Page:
Some key steps in each pathway are unidirectional


Themes

Themes

Allosteric regulation- metabolic intermediate (ATP)

Synthesis/degradation of enzyme Control enzyme levels

Covalent Modification of enzyme- Phosphorylation (integrated via growth factors/hormones)

Compartmentalization

•One way to allow reciprocal regulation of catabolic and anabolic processes

•Cytosol Vs mitochondria

Specialization of organs

• Regulation in higher eukaryotes

• Organs have different metabolic roles

Liver = gluconeogenesis (glucose)

Muscle = glycolysis

Availability of substrate-(intracellular conc of substrate is often below Km of enzyme- rate is proportional to substrate conc)


Glucose

Glucose


Bioenergetics and biochemical reaction types

(Liver)

Glycogen

(liver muscle)

Glucose

Amino acids

Hexose shunt

(every cell)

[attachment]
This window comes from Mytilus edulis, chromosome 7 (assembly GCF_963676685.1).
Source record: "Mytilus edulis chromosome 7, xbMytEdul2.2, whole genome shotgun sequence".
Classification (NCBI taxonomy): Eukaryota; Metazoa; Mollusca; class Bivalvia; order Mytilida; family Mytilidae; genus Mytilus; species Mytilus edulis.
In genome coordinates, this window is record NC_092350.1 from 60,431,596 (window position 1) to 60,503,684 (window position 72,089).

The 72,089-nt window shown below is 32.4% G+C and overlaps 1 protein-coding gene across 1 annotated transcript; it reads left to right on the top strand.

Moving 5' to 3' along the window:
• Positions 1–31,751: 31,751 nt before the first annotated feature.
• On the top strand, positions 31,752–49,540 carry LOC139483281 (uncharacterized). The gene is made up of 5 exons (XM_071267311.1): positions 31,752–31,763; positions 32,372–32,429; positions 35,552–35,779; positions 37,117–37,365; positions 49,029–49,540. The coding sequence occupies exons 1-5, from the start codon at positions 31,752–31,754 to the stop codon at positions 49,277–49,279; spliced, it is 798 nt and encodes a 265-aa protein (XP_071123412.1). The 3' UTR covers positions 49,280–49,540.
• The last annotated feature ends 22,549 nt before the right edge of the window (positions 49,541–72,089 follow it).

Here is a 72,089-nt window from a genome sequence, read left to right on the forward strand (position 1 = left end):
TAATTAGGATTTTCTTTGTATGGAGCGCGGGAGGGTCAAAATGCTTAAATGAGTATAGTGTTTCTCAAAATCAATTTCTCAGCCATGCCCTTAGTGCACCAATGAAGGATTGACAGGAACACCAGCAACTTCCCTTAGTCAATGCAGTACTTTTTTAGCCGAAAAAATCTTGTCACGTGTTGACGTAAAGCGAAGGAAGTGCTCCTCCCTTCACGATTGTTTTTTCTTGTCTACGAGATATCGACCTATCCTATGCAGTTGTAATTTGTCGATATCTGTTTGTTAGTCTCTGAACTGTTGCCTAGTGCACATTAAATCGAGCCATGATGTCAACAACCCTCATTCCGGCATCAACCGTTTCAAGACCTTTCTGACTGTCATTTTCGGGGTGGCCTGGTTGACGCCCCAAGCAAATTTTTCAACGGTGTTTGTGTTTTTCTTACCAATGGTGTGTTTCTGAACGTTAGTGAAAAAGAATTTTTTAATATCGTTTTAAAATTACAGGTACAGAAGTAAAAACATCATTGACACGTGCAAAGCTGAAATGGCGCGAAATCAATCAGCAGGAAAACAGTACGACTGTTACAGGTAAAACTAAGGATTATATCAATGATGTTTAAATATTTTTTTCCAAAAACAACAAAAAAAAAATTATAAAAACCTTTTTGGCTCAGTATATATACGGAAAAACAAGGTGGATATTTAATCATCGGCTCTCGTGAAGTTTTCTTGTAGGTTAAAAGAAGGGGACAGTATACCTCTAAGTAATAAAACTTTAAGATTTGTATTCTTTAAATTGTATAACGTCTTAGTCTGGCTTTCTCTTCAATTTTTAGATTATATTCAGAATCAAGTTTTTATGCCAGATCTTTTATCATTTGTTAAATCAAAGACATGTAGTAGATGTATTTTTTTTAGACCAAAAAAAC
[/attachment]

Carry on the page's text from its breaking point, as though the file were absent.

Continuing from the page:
Glycolysis

(every cell)

Gluconeogenesis

(every cell)

NADPH

Pyruvate

AcetylCoA

Fatty acids

(liver, adipose)


Atp atp atp

ATP ATP ATP

Heterotrophic cells obtain free energy from catabolism of nutrients forming ATP

Hydrolysis of ATP has a high negative DG- -30.5kJ/mol. This means that ATP has a strong tendency to transfer terminal phosphate to water.

ATP hydrolysis in water only produces heat

In cells ATP hydrolysis involves covalent participation of ATP. ATP provides energy by grp transfer (Substrate Level Phosphorylation).

ATP hydrolysis is exogermic (negative DG). This is coupled with endogermic (positive DG) reactions in cells allowing these reactions to proceed.

Some processes do involve direct ATP hydrolysis providing energy that changes protein conformation producing mechanical motion


High energy bond

High energy bond

Why is ATP PO4 bond high energy bond? It is not breaking of bond - it is difference in free energy between reactant and product.

ATP + H2O <-------> ADP + PiDGo’ = -30.5 kJ/mol

Why does ATP have strong tendency to transfer its terminal phosphate?

Electrostatic repulsion

Resonance stabilization-

Hydration-


Oxidation and reduction

Oxidation and Reduction

Fatty acids are more energy rich compared to glucose because carbon in fatty acids is more reduced